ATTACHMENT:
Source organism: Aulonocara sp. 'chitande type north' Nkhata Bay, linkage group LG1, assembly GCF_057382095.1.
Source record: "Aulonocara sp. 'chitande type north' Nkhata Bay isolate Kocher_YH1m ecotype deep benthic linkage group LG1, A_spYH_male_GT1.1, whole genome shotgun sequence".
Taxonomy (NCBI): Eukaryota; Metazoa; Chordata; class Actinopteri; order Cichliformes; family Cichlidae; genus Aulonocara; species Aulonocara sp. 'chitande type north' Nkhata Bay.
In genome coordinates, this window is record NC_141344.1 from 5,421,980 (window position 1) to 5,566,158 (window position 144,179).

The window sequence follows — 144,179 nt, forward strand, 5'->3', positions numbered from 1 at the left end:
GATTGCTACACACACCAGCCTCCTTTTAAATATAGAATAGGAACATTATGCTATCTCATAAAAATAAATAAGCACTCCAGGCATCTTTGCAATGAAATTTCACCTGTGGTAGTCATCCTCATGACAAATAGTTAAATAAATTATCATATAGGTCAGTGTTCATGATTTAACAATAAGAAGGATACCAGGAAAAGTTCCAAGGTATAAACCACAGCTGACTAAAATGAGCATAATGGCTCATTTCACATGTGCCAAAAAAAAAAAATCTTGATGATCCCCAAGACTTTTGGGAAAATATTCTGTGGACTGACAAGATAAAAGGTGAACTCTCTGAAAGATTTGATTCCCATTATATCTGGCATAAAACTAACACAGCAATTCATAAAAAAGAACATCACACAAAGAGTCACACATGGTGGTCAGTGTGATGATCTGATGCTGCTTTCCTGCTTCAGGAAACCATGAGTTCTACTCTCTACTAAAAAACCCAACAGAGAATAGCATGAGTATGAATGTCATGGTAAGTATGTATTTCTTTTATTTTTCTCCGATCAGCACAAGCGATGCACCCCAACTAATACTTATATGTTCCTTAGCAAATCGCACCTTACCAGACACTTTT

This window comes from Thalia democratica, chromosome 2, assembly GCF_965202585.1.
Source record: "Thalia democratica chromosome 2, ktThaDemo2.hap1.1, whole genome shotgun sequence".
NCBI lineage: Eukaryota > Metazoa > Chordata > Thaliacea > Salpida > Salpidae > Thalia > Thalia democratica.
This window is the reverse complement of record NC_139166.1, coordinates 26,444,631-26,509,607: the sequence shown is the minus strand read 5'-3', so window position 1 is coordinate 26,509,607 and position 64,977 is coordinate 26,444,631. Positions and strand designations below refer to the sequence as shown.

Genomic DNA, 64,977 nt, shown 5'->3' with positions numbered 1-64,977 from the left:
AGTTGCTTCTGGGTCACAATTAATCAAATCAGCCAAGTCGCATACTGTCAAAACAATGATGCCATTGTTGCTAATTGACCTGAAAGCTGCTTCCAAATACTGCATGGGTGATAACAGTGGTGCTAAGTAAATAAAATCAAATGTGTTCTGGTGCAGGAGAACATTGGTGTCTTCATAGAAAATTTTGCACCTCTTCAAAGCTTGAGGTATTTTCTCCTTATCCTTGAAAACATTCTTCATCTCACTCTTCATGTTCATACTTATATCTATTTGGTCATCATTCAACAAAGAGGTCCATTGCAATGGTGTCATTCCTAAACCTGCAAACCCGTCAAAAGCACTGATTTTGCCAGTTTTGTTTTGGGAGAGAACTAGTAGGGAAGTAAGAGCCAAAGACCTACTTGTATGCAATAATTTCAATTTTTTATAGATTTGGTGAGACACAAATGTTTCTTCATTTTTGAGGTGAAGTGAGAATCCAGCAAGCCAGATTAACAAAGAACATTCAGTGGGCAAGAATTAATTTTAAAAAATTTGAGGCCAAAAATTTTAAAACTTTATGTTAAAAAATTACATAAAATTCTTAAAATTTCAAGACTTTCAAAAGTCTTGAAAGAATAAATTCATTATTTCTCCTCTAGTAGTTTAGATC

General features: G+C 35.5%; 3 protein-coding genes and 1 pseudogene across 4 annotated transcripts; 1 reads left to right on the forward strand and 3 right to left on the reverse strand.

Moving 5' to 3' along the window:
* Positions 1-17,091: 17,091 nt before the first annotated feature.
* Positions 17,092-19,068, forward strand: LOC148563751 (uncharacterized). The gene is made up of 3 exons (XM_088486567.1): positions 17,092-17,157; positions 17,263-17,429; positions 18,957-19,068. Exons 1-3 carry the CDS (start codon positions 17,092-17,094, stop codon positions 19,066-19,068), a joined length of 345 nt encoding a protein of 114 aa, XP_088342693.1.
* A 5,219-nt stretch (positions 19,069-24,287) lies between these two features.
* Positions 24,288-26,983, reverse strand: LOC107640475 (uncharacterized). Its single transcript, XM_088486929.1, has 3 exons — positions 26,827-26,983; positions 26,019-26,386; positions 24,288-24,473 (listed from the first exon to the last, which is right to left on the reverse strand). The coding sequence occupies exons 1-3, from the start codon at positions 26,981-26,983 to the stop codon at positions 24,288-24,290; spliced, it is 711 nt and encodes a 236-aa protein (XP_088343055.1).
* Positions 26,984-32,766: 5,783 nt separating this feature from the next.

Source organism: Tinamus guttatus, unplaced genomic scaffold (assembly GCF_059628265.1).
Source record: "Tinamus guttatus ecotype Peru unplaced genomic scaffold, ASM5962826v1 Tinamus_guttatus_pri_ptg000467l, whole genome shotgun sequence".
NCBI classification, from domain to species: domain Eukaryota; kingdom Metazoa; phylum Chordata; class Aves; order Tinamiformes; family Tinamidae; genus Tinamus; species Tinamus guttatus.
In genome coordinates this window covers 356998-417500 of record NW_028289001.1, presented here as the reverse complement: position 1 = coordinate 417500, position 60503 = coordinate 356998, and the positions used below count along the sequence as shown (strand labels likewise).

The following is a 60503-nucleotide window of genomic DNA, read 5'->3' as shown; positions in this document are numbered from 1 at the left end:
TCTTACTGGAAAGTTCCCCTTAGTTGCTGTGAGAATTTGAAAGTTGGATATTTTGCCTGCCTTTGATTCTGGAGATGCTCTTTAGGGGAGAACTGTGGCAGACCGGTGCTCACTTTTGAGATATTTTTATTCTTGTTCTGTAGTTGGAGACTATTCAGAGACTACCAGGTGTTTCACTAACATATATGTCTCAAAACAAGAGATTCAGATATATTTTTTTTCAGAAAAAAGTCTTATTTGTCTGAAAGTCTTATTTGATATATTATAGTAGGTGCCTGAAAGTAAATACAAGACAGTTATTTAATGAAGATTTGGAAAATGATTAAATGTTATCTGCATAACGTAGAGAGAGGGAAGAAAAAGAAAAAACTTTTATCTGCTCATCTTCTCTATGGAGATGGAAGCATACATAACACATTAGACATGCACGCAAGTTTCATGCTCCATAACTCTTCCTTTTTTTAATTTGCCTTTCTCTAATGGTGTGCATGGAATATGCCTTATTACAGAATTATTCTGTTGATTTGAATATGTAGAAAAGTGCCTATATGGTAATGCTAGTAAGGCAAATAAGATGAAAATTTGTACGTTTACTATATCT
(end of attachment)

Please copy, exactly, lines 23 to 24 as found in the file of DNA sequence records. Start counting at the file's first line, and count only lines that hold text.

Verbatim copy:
In genome coordinates this window covers 356998-417500 of record NW_028289001.1, presented here as the reverse complement: position 1 = coordinate 417500, position 60503 = coordinate 356998, and the positions used below count along the sequence as shown (strand labels likewise).

The following is a 60503-nucleotide window of genomic DNA, read 5'->3' as shown; positions in this document are numbered from 1 at the left end: